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Issue Date:  December 14, 2007

The real wizardy of Oz

Fr. Pierre Teilhard de Chardin defined contemplation as “the world becoming luminous from within as one plunges into human activity.” St. Teresa of Avila tagged it “awareness, absorbed and amazed.”

A good parable about how a contemplative stance in the world works is “The Wizard of Oz,” a film that’s chock-full with dark tornadoes, witches sporting striped socks, officious munchkins, fanged flying monkeys and bad puns. With its open-eyed gaze at aspects of nature that don’t dance in goody two-shoes, some tots watch it stiff with fright. We learn though that the larger-than-life figures and scenes over the rainbow turn out to be the same people found in our kitchen, in the backyard, in the landscape down the street.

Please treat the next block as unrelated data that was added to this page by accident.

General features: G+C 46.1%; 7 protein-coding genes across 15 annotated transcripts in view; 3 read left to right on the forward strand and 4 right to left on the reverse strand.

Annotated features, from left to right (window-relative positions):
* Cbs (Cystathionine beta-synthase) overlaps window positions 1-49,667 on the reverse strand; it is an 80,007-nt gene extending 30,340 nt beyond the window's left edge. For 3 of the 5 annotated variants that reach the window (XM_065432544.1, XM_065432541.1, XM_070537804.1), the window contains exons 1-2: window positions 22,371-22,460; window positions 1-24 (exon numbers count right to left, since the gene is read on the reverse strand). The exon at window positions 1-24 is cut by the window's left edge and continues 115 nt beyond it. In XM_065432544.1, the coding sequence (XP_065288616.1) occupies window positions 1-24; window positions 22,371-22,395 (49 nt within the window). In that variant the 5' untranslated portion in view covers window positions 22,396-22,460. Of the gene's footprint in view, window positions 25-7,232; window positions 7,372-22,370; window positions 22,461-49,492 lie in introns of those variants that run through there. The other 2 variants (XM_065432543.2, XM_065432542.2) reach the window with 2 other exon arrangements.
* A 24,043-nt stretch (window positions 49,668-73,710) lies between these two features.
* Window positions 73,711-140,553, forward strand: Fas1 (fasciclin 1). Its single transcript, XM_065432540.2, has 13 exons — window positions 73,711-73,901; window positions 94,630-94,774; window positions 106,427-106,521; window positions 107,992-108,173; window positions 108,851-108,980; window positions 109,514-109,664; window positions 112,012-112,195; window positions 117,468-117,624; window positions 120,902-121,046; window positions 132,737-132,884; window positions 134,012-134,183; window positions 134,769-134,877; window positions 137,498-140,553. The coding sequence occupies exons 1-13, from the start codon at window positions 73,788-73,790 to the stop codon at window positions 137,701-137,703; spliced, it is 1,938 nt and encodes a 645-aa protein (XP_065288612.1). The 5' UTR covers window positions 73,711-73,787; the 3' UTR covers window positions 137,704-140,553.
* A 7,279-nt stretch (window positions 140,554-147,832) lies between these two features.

When you know down in your rusting joints and up in your straw-filled head that you live in a world where the Incarnation took place, in a sacred cosmos, well, the ordinary is always extraordinary. The way to the Emerald City is an adventure that tests our courage, compassion and wit -- as good a definition of spirituality as any. A contemplative stance is the most reliable guide in this enterprise.

The real wizardry of Oz turns out to be the insight that our feet are shod with the magic of our heart’s desire, always have been.

National Catholic Reporter, December 14, 2007

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